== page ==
22. Alright, I get what you’re saying about the 10-minute thing, but I really hope you’re not suggesting literally 10 minutes, cuz then I’m screwed. If I do that, on the days you blog, I won’t be talking about my life, cuz I’ll be spending about 9 1/2 of my 10 minutes talking about your life! Seriously. Your blog is a blast to read. I love what you write. Good, bad, funny, serious, or somewhere in between, I’m always checking in to see if there’s anything new going on in Wil-dom.
    Yeah, so, moving on. Real quick, I have got to comment on The Dark Tower. That series was fabulous. I loved it, and I really hope you did, too. Actually, inspired by the entry in which you said that you were going to eventually review some books that you had read, I did a review of my own, and whaddya know? The Dark Tower series is what I reviewed. Those books are some of my favorites. Like I said, I hope you liked them.
    Ok, I’m done here.

  23. BTW, your kids will get over any possible embarrassing comments you may write about them. They’ll be fine. And who knows? Later in life, they may even appreciate your displays of love. ‘Cides, one of the best things about being a parent is the joy of tormenting your kids. (I’ve got two. I do it all the time.) What else is the internet for??

  24. Wil, I completely understand your reasoning for not wanting to post about your kids too much. I had an incident happen to me last year when my then 11 year old nephew read something in my blog and completely misunderstood what I was trying to say.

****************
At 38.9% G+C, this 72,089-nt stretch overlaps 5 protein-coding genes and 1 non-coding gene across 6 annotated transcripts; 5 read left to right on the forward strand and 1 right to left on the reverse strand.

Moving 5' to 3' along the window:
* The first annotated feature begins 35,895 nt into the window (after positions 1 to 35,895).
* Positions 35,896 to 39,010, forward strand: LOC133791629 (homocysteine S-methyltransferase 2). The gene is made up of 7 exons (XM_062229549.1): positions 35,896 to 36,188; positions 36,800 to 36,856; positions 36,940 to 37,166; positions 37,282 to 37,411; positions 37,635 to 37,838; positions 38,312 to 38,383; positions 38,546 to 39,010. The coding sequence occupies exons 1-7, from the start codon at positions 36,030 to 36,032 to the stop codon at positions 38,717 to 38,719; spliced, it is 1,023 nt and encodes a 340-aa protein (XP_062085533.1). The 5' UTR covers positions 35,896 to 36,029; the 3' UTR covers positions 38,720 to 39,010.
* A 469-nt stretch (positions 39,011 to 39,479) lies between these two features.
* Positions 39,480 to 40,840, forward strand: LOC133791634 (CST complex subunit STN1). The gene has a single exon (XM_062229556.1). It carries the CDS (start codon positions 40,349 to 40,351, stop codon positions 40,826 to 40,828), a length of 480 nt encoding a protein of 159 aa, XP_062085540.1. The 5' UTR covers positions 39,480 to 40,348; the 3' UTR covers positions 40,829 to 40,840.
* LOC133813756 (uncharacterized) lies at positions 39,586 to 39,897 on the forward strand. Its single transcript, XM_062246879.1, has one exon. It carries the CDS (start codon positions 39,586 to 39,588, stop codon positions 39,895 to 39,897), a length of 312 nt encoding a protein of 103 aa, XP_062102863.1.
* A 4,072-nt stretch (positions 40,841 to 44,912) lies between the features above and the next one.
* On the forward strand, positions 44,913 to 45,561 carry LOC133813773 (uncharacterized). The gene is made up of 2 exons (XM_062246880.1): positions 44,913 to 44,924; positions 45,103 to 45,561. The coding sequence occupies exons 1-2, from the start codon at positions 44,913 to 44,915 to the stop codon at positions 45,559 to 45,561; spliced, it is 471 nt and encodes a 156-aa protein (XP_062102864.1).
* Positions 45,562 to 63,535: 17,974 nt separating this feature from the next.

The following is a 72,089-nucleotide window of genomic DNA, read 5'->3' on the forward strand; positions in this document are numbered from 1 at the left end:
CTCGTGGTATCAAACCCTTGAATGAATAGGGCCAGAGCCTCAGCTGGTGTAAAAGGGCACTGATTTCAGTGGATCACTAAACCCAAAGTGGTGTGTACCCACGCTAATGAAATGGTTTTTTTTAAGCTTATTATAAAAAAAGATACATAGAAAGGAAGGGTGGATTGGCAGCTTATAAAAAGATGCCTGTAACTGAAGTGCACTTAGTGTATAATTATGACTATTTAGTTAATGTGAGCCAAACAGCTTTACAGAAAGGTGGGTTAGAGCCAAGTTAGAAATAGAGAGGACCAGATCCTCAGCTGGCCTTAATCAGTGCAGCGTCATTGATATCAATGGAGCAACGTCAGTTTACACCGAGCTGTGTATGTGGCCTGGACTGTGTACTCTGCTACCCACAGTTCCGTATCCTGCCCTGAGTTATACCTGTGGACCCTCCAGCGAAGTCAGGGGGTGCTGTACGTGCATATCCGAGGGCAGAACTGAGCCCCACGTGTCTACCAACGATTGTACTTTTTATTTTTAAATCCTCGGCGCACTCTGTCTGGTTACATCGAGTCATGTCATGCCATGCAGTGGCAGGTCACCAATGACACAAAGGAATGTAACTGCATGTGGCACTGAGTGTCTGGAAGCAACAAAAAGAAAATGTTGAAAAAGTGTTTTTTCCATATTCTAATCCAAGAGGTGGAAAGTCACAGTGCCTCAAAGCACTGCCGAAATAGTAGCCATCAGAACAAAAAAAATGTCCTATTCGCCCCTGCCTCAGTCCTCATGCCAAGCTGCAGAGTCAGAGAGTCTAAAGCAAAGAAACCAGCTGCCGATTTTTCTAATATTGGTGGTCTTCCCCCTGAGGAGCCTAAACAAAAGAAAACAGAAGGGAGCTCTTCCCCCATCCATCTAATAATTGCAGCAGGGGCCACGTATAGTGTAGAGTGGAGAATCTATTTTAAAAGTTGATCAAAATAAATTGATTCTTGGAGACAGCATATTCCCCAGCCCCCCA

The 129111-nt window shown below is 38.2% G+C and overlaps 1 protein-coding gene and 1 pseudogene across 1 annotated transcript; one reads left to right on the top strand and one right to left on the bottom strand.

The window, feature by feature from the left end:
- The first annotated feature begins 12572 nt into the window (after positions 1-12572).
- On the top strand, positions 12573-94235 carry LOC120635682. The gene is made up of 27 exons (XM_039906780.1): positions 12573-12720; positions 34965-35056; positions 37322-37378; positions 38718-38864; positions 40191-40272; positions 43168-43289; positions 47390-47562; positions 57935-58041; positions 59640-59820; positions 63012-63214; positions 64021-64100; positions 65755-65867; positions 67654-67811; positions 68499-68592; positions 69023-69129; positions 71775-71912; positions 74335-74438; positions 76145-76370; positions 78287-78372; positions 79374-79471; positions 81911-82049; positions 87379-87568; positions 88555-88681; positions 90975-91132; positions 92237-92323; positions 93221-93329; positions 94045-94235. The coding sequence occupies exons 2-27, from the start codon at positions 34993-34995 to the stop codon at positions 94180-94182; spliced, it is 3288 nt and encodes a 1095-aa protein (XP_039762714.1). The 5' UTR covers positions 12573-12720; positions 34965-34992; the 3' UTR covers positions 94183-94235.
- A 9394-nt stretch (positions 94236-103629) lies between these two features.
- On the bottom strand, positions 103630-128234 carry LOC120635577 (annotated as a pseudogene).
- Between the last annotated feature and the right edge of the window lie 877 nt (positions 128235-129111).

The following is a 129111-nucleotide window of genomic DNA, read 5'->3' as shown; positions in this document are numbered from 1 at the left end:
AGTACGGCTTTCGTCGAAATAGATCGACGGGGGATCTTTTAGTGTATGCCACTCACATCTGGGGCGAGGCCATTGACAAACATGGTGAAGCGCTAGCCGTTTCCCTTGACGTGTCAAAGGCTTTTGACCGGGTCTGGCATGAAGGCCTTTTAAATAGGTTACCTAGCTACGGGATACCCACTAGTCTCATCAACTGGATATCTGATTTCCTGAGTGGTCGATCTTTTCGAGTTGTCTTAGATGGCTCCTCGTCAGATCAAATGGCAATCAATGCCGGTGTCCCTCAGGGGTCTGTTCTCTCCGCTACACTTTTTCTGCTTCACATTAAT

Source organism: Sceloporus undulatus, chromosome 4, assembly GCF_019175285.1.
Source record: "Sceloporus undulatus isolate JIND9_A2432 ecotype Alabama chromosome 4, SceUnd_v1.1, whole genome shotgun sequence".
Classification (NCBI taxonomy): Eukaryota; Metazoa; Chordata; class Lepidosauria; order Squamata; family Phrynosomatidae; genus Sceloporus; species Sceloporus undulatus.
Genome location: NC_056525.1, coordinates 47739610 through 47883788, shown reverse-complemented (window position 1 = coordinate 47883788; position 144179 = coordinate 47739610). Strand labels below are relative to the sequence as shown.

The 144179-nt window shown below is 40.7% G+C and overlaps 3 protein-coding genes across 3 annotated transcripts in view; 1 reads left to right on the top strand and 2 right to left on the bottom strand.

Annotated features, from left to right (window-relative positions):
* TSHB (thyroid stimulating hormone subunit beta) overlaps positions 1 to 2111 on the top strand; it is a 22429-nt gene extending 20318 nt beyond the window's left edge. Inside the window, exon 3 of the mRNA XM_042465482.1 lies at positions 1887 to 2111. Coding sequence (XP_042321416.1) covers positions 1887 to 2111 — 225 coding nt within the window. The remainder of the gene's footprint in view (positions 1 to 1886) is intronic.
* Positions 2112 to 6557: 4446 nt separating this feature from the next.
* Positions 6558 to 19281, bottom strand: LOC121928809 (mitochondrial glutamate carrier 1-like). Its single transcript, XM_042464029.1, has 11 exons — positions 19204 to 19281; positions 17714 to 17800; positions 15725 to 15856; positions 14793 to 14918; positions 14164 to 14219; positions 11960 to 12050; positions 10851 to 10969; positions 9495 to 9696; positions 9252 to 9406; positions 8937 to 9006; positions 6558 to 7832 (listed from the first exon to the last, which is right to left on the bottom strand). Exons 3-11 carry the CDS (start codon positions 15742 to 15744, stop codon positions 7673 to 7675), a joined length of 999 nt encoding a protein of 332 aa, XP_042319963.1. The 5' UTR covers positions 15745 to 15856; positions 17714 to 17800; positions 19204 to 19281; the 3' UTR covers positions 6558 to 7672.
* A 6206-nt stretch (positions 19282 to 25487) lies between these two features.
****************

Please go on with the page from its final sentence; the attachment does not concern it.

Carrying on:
Like you, I was feeling down at the time, and I posted something to the effect of feeling like I wanted to just “end it all.” Of course I didn’t mean it, I was just venting out some frustrations.
    I got a call from my sister saying that Eddie was all upset and crying because he thought that I was going to commit suicide. That was my wake-up call. I’ve seriously censored the things that I rant about in my blog since then, because when you’re blogging, you’re not really thinking that a child in your family is going to read what you said and take things out of context.
    But writing about how proud you are about Nolan and Ryan is definitely a good thing, and that’s what makes you a good father. From everything that I’ve read on here that you’ve said about your relationship with the kids, it definitely sounds like you have a happy and healthy relationship with them. Be proud of that. Own it. It’s yours for the taking.